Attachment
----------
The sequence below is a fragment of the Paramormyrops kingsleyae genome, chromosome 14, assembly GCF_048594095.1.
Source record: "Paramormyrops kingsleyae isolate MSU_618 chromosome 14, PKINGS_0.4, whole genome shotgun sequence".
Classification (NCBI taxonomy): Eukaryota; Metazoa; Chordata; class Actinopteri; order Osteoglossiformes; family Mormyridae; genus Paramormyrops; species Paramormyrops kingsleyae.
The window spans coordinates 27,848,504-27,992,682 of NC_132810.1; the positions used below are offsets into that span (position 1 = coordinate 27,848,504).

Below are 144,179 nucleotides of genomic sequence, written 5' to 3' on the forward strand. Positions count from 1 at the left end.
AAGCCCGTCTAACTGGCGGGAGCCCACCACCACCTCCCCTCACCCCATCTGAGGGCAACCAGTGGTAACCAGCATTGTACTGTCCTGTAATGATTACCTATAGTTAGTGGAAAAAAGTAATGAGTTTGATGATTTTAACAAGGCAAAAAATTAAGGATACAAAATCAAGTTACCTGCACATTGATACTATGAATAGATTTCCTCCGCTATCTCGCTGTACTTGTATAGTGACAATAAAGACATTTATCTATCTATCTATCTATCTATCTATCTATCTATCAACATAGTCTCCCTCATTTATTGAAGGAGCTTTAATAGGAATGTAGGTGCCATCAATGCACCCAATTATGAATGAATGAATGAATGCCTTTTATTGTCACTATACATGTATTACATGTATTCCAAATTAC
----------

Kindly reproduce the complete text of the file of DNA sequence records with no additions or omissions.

The sequence below is a fragment of the Paramormyrops kingsleyae genome, chromosome 14, assembly GCF_048594095.1.
Source record: "Paramormyrops kingsleyae isolate MSU_618 chromosome 14, PKINGS_0.4, whole genome shotgun sequence".
Classification (NCBI taxonomy): Eukaryota; Metazoa; Chordata; class Actinopteri; order Osteoglossiformes; family Mormyridae; genus Paramormyrops; species Paramormyrops kingsleyae.
The window spans coordinates 27,848,504-27,992,682 of NC_132810.1; the positions used below are offsets into that span (position 1 = coordinate 27,848,504).

Below are 144,179 nucleotides of genomic sequence, written 5' to 3' on the forward strand. Positions count from 1 at the left end.
AAGCCCGTCTAACTGGCGGGAGCCCACCACCACCTCCCCTCACCCCATCTGAGGGCAACCAGTGGTAACCAGCATTGTACTGTCCTGTAATGATTACCTATAGTTAGTGGAAAAAAGTAATGAGTTTGATGATTTTAACAAGGCAAAAAATTAAGGATACAAAATCAAGTTACCTGCACATTGATACTATGAATAGATTTCCTCCGCTATCTCGCTGTACTTGTATAGTGACAATAAAGACATTTATCTATCTATCTATCTATCTATCTATCTATCTATCAACATAGTCTCCCTCATTTATTGAAGGAGCTTTAATAGGAATGTAGGTGCCATCAATGCACCCAATTATGAATGAATGAATGAATGCCTTTTATTGTCACTATACATGTATTACATGTATTCCAAATTAC